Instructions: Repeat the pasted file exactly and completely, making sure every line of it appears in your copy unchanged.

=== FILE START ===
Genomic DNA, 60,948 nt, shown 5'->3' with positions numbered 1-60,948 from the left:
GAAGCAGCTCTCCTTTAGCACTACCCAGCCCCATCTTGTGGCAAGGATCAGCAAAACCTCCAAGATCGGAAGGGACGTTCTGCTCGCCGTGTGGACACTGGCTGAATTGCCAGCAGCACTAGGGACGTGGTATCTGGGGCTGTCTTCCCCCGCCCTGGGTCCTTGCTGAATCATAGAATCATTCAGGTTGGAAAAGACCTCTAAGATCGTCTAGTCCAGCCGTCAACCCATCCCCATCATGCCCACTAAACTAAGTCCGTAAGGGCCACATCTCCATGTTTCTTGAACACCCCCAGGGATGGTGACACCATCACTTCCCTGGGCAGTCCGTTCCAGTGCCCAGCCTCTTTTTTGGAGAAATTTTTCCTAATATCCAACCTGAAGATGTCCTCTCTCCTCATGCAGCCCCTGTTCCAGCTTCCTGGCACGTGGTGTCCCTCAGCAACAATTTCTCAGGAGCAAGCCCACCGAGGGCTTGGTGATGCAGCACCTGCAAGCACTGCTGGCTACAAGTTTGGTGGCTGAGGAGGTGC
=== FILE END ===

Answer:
Genomic DNA, 60,948 nt, shown 5'->3' with positions numbered 1-60,948 from the left:
GAAGCAGCTCTCCTTTAGCACTACCCAGCCCCATCTTGTGGCAAGGATCAGCAAAACCTCCAAGATCGGAAGGGACGTTCTGCTCGCCGTGTGGACACTGGCTGAATTGCCAGCAGCACTAGGGACGTGGTATCTGGGGCTGTCTTCCCCCGCCCTGGGTCCTTGCTGAATCATAGAATCATTCAGGTTGGAAAAGACCTCTAAGATCGTCTAGTCCAGCCGTCAACCCATCCCCATCATGCCCACTAAACTAAGTCCGTAAGGGCCACATCTCCATGTTTCTTGAACACCCCCAGGGATGGTGACACCATCACTTCCCTGGGCAGTCCGTTCCAGTGCCCAGCCTCTTTTTTGGAGAAATTTTTCCTAATATCCAACCTGAAGATGTCCTCTCTCCTCATGCAGCCCCTGTTCCAGCTTCCTGGCACGTGGTGTCCCTCAGCAACAATTTCTCAGGAGCAAGCCCACCGAGGGCTTGGTGATGCAGCACCTGCAAGCACTGCTGGCTACAAGTTTGGTGGCTGAGGAGGTGC